Change and Transformation Roselily is a woman who is seeking to change, to be transformed. In her current life, she is unwed, the mother of four children by at least three fathers. She works long hours in a sewing factory, and still lives in the same small town where her family has lived for generations. Although she had a lover from New England and is marrying a man from Chicago, she knows nothing about life beyond her small community. Her children will grow up ‘‘underneath the detrimental wheel,’’ with the same limitations, unless she can make a change.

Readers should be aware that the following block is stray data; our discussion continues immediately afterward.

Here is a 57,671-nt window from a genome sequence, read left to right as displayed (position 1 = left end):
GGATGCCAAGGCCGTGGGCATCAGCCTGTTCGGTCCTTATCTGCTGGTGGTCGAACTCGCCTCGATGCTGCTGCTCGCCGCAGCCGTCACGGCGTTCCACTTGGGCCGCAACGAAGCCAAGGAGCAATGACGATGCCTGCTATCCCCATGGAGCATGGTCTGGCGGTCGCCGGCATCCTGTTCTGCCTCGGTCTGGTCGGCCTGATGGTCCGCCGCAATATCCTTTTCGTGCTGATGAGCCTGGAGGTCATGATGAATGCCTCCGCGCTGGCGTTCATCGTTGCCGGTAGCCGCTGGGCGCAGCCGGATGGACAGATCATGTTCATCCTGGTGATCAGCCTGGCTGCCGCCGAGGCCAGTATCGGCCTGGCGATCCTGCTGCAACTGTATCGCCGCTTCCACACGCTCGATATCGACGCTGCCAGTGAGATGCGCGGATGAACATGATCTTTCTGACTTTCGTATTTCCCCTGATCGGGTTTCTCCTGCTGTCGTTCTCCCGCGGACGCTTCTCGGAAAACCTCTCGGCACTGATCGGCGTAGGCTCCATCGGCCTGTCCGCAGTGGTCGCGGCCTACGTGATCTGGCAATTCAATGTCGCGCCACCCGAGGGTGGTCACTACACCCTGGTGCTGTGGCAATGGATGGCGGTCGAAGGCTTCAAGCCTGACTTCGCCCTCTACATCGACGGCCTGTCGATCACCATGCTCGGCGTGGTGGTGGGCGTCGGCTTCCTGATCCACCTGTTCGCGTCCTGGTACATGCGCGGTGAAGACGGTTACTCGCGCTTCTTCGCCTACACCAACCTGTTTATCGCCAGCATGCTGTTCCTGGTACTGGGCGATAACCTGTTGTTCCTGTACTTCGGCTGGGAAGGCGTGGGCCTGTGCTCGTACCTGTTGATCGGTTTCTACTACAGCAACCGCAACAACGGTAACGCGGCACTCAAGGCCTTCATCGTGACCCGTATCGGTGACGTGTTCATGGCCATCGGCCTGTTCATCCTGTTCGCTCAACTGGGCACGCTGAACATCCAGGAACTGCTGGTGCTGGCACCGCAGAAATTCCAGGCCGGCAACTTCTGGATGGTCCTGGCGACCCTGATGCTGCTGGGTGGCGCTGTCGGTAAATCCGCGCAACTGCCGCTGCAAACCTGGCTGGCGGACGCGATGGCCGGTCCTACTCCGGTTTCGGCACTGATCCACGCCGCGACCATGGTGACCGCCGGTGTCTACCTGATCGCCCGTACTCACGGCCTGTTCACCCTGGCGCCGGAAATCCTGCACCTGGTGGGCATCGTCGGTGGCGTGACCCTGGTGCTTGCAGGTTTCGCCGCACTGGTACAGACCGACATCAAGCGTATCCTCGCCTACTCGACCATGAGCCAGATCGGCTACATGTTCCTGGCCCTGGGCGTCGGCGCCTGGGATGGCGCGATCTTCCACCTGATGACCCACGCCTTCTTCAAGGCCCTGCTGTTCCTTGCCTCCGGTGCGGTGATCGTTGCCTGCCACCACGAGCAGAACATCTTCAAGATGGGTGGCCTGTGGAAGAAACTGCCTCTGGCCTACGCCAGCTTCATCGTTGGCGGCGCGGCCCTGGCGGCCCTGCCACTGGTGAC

Although she has serious misgivings about her marriage, it does offer her the chance for a new life. His life as a Black Muslim has already worked a transformation in her husband. The old women at the wedding can sense that he was once one of them, but in some way that they cannot name, he is ‘‘still a son, not a son. Changed.’’ Roselily knows that she will change, too. She will move to Chicago and live in a larger house on the South Side. She and her husband and children will ‘‘live and build and be respectable and respected and free.’’ This chance to have her husband ‘‘redo her into what he truly wants’’ is both exciting and terrifying. When she has been transformed, will she have lost herself? For the sake of her children, she is willing to take the risk.